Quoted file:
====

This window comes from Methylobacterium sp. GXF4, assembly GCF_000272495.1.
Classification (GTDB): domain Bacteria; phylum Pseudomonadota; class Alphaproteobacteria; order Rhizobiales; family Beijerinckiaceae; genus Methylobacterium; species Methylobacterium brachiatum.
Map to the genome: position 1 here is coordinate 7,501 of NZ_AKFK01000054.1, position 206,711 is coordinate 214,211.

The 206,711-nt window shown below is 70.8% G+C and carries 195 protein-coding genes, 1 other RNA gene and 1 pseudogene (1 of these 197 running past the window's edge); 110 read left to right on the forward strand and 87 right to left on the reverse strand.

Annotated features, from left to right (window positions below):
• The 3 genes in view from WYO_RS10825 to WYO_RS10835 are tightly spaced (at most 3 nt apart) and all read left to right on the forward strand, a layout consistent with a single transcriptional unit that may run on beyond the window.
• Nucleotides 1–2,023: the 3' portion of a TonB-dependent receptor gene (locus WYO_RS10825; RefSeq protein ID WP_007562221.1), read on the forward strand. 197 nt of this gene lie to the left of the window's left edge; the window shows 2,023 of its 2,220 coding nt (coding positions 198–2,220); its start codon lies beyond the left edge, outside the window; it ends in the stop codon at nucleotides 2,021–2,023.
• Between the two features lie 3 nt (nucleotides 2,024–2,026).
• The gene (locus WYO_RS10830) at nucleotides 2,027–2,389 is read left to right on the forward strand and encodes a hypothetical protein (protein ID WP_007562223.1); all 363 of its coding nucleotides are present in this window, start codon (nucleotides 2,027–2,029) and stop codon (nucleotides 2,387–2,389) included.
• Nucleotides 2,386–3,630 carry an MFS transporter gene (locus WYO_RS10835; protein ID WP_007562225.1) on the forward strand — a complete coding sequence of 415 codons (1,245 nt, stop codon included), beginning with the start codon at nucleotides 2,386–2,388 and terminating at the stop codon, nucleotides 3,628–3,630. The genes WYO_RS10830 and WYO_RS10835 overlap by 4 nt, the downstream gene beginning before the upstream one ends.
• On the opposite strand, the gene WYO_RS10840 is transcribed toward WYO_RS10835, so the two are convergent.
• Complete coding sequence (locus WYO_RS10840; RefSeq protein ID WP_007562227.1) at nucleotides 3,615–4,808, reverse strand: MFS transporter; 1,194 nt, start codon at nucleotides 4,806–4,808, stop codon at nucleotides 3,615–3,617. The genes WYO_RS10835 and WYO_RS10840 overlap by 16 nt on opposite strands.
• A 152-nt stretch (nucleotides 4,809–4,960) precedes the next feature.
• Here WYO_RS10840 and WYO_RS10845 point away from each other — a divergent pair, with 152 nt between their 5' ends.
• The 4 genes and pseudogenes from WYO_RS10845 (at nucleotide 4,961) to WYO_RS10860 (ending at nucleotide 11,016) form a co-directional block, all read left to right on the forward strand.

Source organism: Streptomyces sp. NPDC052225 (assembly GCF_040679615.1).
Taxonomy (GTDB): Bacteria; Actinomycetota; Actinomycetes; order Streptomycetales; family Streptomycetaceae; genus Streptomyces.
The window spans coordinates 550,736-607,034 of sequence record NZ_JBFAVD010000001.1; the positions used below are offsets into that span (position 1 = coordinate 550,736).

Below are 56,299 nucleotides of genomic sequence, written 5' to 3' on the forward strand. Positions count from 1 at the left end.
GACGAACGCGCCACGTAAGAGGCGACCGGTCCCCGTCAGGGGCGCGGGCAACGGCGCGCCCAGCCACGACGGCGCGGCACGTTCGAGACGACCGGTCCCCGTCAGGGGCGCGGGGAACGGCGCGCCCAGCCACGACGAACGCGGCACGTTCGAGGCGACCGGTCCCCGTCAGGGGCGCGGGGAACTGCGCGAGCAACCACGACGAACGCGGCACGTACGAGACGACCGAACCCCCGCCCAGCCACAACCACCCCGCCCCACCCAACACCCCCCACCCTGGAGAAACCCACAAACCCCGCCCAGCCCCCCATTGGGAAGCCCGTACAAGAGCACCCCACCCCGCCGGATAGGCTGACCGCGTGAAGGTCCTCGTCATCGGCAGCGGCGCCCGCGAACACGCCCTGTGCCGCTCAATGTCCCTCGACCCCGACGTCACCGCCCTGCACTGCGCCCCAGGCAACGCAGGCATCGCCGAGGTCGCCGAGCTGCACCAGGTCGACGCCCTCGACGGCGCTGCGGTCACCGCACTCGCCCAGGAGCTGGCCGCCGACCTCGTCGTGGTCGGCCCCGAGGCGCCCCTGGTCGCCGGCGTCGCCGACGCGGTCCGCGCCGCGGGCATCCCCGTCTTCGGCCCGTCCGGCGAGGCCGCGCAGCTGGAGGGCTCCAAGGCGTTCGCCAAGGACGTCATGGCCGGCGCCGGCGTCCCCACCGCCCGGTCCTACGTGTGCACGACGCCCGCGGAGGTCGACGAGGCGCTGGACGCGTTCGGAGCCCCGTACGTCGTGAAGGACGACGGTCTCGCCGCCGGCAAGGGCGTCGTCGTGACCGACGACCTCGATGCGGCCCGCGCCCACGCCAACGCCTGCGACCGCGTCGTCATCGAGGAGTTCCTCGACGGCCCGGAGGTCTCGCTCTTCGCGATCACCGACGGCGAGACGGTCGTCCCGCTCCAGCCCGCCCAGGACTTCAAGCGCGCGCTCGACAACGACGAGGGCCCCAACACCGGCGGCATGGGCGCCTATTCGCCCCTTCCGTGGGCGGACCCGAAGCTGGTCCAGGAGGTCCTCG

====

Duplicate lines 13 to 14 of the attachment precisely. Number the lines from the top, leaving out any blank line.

• A 152-nt stretch (nucleotides 4,809–4,960) precedes the next feature.
• Here WYO_RS10840 and WYO_RS10845 point away from each other — a divergent pair, with 152 nt between their 5' ends.